Texas judge orders LGBTQ book ban titles back on shelves
A Texas judge has ordered books containing LGBTQ+ and racist content to return to shelves within 24 hours.
As CNN reported, in April 2022, seven residents sued Llano County officials for removing 12 books from public libraries that were deemed “inappropriate” because they focused on topics such as gender, race, or sexuality.
Plaintiffs contended that their First Amendment and Fourteenth Amendment rights were violated by the removal of the texts.
The books included Being Jazz: My Life as a (Transgender) Teenager by Jazz Jennings and Susan Campbell Bartoletti They called themselves KKK: The Birth of an American Terrorist Group.
Judge Robert Pitman issued an order in the case, saying the physical books must be returned to the shelves and the library is required to display the texts as they are available in its catalogue.
“Although giving libraries a great deal of discretion in their selection and acquisition decisions, the First Amendment prohibits the removal of books from libraries on grounds of visual or content discrimination,” CNN quoted Pitman as saying.
Defendants in the case, who include library staff, a judge and state commissioners, argued the books were removed as part of a regular “weeding”.
However, Pitman disagreed, stating that outsiders influenced decisions about the books’ removal.
He said: “Whether or not the books actually qualified for ‘sorting out’ under the library’s existing policies, there is no question that the targeted review was prompted directly by complaints from users and county officials about the content of those titles.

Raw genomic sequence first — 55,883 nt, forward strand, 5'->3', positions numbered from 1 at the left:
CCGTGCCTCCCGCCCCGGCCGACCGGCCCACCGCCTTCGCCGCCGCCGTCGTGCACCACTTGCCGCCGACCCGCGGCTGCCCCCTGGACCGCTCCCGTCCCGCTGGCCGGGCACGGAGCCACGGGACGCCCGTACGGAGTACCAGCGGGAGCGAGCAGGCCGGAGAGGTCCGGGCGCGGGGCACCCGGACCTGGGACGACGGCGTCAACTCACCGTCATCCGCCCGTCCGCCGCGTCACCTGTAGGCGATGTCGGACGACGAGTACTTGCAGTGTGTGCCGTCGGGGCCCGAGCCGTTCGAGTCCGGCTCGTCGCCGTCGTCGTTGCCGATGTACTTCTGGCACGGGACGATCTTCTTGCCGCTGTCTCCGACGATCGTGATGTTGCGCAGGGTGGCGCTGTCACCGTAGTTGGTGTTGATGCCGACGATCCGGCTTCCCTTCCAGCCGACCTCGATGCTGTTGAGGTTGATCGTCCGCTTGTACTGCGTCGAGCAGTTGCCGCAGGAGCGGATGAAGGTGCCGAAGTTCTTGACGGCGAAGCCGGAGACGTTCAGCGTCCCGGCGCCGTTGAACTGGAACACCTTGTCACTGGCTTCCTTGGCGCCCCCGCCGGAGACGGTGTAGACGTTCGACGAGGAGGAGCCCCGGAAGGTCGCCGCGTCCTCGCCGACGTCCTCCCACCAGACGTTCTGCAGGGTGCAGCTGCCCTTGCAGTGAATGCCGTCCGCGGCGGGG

“And in particular, there is no evidence that any of the books should be checked for weed before receiving these complaints; on the contrary, many other books that might qualify for screening based on the same factors seem to have been on the shelves for many years.”
According to the order, community groups had flagged several books as “pornographic filth” due to “acceptance of LGBTQ views.” Other targeted titles were by black authors and explored racism and the experiences of black Americans.
Ellen Leonida, an attorney representing the plaintiffs in the case, described the victory as “an overwhelming victory for democracy.”
“The government cannot tell citizens what they can or cannot read,” she said. “Our nation was founded on the free exchange of ideas, and banning books you don’t agree with is a direct assault on our most basic freedoms.”
The order comes amid a boom in book bans across the US, particularly those containing content, themes and characters related to the LGBTQ+ community.
Alice Osman, the author of graphic novel series heart stopperHe has criticized book bans as thinly veiled homophobia.
“Racism, homophobia and transphobia thrive under the guise of ‘caring for children.’ This isn’t just a US problem, either,” Oseman warned. “We see exactly the same ‘concern’ here in the UK.”
Trans author Juno Dawson has also hit back at book bans that have resulted in her works being censored.
The This book is gay The author said the bans are happening because “the right is running out of ideas.”
“What else can you attack other than trans health, drag queens, books,” she said.
“So I want to say a huge thank you to all the librarians and educators who are defending the end of free speech and the right of young LGBTQ+ people to see themselves in books. Stand firm in full solidarity.”
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https://www.thepinknews.com/2023/04/02/texas-lgbtq-race-book-ban/ Texas judge orders LGBTQ book ban titles back on shelves